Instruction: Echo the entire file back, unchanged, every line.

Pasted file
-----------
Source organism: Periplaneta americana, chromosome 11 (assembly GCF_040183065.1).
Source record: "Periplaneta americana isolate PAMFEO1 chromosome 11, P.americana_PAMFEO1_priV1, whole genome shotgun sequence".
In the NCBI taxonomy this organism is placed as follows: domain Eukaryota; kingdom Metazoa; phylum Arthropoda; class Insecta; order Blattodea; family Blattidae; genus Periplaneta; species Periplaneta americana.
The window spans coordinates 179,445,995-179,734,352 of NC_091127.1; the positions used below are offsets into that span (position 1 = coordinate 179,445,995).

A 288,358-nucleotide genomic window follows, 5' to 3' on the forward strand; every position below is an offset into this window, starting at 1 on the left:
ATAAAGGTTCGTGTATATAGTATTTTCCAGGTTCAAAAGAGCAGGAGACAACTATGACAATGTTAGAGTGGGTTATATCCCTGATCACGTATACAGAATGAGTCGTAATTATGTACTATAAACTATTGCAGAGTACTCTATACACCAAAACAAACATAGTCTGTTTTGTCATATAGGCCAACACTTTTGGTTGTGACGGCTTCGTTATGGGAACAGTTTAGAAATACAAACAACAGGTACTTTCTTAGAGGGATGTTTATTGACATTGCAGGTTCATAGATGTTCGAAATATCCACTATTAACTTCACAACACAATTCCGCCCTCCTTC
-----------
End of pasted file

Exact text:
Source organism: Periplaneta americana, chromosome 11 (assembly GCF_040183065.1).
Source record: "Periplaneta americana isolate PAMFEO1 chromosome 11, P.americana_PAMFEO1_priV1, whole genome shotgun sequence".
In the NCBI taxonomy this organism is placed as follows: domain Eukaryota; kingdom Metazoa; phylum Arthropoda; class Insecta; order Blattodea; family Blattidae; genus Periplaneta; species Periplaneta americana.
The window spans coordinates 179,445,995-179,734,352 of NC_091127.1; the positions used below are offsets into that span (position 1 = coordinate 179,445,995).

A 288,358-nucleotide genomic window follows, 5' to 3' on the forward strand; every position below is an offset into this window, starting at 1 on the left:
ATAAAGGTTCGTGTATATAGTATTTTCCAGGTTCAAAAGAGCAGGAGACAACTATGACAATGTTAGAGTGGGTTATATCCCTGATCACGTATACAGAATGAGTCGTAATTATGTACTATAAACTATTGCAGAGTACTCTATACACCAAAACAAACATAGTCTGTTTTGTCATATAGGCCAACACTTTTGGTTGTGACGGCTTCGTTATGGGAACAGTTTAGAAATACAAACAACAGGTACTTTCTTAGAGGGATGTTTATTGACATTGCAGGTTCATAGATGTTCGAAATATCCACTATTAACTTCACAACACAATTCCGCCCTCCTTC